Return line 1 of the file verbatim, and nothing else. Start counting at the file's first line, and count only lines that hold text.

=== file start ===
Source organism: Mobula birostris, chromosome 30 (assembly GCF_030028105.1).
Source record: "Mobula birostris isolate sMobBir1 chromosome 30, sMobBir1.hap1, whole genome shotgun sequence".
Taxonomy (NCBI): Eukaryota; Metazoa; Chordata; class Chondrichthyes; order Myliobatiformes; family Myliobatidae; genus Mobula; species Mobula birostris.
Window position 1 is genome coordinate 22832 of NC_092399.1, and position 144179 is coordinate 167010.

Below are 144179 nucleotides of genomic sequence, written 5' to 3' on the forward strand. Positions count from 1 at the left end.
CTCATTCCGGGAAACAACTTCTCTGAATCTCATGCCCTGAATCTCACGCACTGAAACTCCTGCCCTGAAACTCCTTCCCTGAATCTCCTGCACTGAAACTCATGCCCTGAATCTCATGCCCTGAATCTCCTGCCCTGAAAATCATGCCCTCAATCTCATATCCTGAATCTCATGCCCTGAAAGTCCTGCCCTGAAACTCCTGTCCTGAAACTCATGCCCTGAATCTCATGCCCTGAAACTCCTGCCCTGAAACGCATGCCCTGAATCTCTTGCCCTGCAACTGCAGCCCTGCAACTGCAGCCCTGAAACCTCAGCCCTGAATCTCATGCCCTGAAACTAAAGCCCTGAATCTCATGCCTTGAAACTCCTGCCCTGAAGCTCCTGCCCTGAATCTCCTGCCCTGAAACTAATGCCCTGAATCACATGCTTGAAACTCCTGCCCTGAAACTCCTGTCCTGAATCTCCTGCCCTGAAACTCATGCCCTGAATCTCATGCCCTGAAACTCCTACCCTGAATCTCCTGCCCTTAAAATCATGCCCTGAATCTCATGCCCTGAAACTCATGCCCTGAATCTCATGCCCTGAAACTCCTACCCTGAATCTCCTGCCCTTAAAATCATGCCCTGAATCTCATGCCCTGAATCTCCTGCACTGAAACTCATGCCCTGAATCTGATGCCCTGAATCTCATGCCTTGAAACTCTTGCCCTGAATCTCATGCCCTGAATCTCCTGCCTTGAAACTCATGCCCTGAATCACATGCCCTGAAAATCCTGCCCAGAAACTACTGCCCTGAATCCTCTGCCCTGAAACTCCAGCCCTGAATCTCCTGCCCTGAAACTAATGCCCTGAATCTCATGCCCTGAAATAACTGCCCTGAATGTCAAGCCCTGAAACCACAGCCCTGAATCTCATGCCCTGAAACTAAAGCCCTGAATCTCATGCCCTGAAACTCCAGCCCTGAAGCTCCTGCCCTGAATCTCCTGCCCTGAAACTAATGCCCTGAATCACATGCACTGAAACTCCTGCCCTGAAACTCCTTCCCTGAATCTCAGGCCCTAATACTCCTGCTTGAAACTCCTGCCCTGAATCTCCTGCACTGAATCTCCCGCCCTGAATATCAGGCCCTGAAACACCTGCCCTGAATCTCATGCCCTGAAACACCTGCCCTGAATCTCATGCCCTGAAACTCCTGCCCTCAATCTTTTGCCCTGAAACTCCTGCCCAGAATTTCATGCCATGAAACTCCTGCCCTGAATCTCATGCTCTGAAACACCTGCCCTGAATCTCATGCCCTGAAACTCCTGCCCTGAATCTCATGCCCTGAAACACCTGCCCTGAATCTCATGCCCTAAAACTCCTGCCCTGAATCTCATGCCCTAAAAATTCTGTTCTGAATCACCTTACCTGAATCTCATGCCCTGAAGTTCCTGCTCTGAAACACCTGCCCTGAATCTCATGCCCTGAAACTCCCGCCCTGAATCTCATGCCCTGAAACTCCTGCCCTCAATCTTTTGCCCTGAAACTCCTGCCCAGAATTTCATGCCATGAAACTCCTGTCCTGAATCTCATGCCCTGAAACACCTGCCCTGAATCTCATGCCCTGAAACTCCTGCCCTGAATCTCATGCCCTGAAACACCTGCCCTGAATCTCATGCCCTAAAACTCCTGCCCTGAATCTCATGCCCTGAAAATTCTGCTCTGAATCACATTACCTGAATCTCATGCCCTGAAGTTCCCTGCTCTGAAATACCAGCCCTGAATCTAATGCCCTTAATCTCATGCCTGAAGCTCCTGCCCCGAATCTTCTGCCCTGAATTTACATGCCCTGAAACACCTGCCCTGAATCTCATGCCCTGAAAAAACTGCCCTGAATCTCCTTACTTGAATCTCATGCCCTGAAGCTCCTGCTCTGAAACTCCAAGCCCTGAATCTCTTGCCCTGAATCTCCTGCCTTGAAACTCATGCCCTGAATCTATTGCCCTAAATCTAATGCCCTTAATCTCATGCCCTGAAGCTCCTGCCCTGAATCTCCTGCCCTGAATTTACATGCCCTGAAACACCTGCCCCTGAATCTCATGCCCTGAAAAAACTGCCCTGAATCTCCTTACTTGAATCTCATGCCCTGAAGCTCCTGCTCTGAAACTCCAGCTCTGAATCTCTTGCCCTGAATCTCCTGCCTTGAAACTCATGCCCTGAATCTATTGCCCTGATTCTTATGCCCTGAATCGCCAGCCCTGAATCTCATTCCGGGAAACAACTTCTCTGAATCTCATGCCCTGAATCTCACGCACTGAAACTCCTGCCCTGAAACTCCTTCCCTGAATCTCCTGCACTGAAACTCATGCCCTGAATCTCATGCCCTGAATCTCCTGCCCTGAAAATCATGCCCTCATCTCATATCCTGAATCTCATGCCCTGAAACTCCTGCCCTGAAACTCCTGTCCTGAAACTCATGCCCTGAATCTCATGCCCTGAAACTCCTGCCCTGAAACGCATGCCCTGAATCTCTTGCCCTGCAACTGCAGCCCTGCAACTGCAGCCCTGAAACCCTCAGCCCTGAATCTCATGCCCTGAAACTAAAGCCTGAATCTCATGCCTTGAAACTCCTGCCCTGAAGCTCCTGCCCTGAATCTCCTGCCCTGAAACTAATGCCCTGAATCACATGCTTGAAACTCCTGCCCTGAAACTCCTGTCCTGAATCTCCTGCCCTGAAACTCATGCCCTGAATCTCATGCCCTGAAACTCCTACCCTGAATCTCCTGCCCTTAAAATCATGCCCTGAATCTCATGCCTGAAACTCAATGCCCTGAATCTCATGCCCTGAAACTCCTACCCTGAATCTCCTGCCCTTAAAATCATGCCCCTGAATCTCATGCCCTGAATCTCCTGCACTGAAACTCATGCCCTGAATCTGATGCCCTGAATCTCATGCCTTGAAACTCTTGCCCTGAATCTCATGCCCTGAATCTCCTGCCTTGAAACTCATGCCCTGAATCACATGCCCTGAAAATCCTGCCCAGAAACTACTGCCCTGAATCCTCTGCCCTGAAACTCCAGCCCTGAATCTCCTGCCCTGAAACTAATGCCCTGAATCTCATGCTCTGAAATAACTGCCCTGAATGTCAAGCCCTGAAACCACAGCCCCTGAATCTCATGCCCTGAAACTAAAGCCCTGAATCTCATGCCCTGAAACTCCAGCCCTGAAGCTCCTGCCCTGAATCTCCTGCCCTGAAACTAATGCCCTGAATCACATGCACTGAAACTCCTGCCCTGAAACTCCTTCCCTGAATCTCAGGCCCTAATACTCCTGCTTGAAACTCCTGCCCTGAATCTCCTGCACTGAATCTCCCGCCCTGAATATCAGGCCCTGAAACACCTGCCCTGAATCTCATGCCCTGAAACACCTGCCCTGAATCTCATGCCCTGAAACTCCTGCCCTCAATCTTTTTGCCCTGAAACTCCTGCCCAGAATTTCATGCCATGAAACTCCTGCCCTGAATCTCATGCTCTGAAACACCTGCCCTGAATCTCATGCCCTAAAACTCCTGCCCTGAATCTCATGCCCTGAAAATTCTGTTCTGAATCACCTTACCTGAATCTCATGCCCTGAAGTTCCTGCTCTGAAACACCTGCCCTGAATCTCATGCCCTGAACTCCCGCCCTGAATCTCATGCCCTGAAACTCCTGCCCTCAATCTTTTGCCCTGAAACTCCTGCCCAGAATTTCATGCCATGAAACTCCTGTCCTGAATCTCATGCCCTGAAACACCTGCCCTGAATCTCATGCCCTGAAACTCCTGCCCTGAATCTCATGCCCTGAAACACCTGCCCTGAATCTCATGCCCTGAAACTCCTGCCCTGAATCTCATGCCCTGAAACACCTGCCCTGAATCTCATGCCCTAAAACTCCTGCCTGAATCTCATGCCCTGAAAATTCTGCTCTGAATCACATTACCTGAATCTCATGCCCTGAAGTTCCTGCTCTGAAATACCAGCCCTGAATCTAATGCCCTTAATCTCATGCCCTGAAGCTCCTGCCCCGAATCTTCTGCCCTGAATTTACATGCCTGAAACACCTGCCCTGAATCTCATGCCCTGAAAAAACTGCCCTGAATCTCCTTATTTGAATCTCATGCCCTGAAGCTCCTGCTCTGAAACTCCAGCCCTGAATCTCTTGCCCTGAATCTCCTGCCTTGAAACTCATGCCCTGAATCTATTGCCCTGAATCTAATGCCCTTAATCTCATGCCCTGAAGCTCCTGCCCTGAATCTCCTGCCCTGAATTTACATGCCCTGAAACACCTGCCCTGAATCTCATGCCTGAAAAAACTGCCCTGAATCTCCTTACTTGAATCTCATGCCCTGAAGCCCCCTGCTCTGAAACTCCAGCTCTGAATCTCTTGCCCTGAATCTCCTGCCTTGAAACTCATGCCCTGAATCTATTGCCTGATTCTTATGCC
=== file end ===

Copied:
Source organism: Mobula birostris, chromosome 30 (assembly GCF_030028105.1).